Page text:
Guttmacher catalogues access to STD and HIV testing and treatment, especially among women and minors.  It also publishes reports criticizing pro-abstinence sex-education programs. A report on sexual risk avoidance programs claims that such programs promote “outdated perceptions of gender roles at a time when there is movement in some segments of society to examine and improve gender dynamics.” The report also attacks programs that “emphasize heterosexual relationships as the expected societal norm” even though survey research indicates over 90 percent of Americans identify as heterosexual.  
When it comes to reproductive health in general, the Institute places systemic factors above individual behaviors as the reason for disparate outcomes. A report on health care access among minority women says that higher unintended pregnancy rates stem from “a long history of racism.” The report also alleges that “law and order” policies and immigration enforcement constitute a threat to minority communities’ health. 
Physician Conscientious Objectors
In 2014, four Guttmacher researchers interviewed physicians in Bogotá, Colombia who expressed some degree of opposition to performing abortions. In their study, the researchers explicitly state their aim to “reduce the burden of conscientious objection as a barrier” to abortion, and call physicians who believe abortion is murder “a serious threat to women’s ability to access healthcare.” To achieve their stated goal, the researchers suggest “bringing moderate and extreme objectors together” and changing the minds of abortion opponents using their more pro-abortion colleagues’ “fellow Catholic’s perspective.” 
Birth Control Use Among Christians
In 2011, Guttmacher published a report on religious women’s attitudes towards contraception in the United States. The institute called it proof that “contraceptive use is the norm” even among Catholics and Evangelicals, whose church authorities oppose birth control and premarital sex. One of the study’s key findings states that “Only 2% of Catholic women rely on natural family planning.” This statement excludes the 58% of never-married Catholic adolescent females and 11% of never-married Catholic young adult women who practice abstinence. The report’s authors have insisted that contraception usage is ubiquitous among religious women. “In real-life America,” said lead author Rachel K. Jones, “contraceptive use and strong religious beliefs are highly compatible.”  The report, however, notes that about half of never-married women who either attend religious services every week or consider religion very important to their daily lives practice abstinence.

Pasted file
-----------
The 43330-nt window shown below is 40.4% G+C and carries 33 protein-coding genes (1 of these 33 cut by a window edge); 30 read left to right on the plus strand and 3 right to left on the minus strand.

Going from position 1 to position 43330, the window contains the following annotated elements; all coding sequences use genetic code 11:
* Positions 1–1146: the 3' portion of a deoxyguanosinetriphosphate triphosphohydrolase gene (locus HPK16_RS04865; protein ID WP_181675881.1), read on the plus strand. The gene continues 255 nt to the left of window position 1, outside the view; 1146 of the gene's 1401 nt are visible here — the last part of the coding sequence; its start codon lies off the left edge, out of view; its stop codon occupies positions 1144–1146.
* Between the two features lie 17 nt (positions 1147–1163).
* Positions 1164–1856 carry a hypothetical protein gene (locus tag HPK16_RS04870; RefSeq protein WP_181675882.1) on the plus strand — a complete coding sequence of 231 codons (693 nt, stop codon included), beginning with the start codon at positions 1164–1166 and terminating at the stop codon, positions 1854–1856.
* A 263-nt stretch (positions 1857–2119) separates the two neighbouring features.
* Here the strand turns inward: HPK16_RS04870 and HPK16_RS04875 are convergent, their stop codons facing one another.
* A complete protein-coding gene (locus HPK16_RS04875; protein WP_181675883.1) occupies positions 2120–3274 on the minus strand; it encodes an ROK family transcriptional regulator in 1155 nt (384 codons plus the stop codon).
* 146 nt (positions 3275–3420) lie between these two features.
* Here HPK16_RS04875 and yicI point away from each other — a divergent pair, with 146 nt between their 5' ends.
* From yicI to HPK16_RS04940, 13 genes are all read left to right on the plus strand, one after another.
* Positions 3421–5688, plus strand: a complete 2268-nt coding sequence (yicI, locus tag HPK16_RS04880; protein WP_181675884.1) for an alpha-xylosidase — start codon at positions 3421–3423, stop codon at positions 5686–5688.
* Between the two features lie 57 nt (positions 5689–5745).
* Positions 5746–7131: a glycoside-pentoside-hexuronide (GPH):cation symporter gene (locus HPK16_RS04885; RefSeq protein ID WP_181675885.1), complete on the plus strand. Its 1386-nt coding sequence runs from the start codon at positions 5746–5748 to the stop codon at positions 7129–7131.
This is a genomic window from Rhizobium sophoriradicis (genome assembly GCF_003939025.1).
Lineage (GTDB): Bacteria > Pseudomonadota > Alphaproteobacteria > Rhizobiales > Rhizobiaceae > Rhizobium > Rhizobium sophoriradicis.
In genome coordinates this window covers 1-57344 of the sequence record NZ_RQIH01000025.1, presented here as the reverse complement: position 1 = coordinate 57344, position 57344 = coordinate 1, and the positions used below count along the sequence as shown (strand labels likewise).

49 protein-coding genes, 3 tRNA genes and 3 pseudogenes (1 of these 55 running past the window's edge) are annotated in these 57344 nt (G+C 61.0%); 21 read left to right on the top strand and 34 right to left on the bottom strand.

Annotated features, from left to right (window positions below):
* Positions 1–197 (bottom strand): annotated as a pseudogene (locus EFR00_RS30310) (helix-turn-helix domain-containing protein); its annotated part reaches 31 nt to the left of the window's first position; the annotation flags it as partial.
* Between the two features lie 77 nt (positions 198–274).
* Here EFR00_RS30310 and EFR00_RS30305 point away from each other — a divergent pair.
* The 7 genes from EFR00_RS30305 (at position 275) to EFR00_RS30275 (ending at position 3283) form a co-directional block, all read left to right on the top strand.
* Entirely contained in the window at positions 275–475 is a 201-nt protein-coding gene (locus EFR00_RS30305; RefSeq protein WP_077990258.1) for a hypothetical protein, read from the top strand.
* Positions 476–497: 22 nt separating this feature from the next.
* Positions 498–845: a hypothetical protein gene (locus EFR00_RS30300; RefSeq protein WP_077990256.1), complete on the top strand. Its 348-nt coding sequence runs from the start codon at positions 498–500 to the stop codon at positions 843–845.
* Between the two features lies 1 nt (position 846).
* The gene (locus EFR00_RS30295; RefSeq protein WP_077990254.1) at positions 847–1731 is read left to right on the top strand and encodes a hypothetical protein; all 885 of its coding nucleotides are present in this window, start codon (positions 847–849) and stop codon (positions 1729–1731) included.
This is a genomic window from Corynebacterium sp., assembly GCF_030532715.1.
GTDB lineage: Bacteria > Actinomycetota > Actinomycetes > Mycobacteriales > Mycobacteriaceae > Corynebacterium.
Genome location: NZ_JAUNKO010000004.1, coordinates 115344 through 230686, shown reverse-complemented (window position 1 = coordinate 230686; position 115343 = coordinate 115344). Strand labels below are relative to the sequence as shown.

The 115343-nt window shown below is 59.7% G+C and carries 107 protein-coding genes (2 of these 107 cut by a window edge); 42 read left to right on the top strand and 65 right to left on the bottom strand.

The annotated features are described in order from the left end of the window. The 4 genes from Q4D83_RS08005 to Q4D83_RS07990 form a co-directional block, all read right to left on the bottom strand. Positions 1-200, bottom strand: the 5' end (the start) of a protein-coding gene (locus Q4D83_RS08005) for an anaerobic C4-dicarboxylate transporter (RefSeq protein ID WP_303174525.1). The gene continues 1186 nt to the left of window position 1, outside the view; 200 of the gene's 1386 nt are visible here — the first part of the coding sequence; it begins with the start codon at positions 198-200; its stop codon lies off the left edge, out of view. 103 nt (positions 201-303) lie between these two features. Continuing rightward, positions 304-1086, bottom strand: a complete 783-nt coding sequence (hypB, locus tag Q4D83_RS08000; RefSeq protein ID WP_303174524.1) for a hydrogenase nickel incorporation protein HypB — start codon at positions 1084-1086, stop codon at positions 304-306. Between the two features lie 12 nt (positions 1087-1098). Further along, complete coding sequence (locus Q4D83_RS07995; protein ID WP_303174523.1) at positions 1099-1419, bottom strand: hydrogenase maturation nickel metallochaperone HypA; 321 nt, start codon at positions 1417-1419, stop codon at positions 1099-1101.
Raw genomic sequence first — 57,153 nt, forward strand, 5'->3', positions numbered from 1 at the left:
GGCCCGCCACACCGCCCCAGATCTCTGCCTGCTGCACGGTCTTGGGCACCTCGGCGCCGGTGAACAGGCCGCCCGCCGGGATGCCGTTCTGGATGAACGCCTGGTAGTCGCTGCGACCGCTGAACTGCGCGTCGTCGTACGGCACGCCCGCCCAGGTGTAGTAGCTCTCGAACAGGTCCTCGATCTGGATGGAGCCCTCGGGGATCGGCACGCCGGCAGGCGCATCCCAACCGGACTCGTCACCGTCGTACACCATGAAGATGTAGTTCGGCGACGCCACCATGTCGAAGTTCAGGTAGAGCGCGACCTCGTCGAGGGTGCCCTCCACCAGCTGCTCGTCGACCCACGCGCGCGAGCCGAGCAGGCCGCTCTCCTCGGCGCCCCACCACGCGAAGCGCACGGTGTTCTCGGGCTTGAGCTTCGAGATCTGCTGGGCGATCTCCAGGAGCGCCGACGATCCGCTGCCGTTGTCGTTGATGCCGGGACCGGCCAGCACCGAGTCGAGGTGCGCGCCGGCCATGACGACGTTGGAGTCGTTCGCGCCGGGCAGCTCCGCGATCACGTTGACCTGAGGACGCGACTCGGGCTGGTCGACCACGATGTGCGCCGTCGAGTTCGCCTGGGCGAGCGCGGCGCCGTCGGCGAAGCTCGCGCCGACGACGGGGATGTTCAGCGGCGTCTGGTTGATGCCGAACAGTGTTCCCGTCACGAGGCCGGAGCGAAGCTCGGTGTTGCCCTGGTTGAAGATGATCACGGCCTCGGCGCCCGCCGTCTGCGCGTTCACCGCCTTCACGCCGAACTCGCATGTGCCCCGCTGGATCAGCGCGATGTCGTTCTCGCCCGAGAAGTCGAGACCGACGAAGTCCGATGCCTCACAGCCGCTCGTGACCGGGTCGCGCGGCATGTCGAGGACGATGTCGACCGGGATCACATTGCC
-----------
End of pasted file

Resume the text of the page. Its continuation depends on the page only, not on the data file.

In 2012, then-House Minority Leader Nancy Pelosi (D-CA) claimed that 98 percent of Catholic women use contraception, referring to the number from the report. The Washington Post, New York Times, and National Public Radio all echoed the claim. Jones issued a clarification that the number referred to “sexually experienced women of child-bearing age and who identify themselves as Catholic,” not all Catholic women. 
Legal and Legislative Activities
Guttmacher testifies before elected officials and files amicus briefs in favor of abortion and contraception access. 
The institute supported the Obama administration in Burwell v. Hobby Lobby, arguing that an employer morally opposed to contraception and abortifacients must still cover them in their insurance plan.  The Supreme Court ruled against the administration and sided with Hobby Lobby’s opposition to the administration’s mandate. 
In 2017, left-of-center political activists increased their contributions to left-of-center organizations in anticipation of Trump administration policies.  Guttmacher received more than $63.2 million, compared to less than $24 million the previous year. The institute spent just over $24.6 million and held net assets of $83.5 million. 
In 2018, Guttmacher received just over $11.2 million from individuals, foundations, and governments. 7 percent of the institute’s revenue came from United States government agencies, and 9 percent came from foreign governments and global institutions. The institute spent more than $28.7 million, with 80% of expenses going towards program services, and held net assets of just over $64.2 million.  
Notable private foundation contributors to the Guttmacher Institute have included the Susan Thompson Buffett Foundation, which spent an estimated $4 billion on abortion and contraception advocacy from 2000 through 2018;  the Foundation for the Carolinas, which holds the donor-advised fund of “anti-humanist environmentalist” Fred Stanback; and other major liberal foundations including the JPB Foundation; the John D. and Catherine T. MacArthur Foundation; and the Ford Foundation.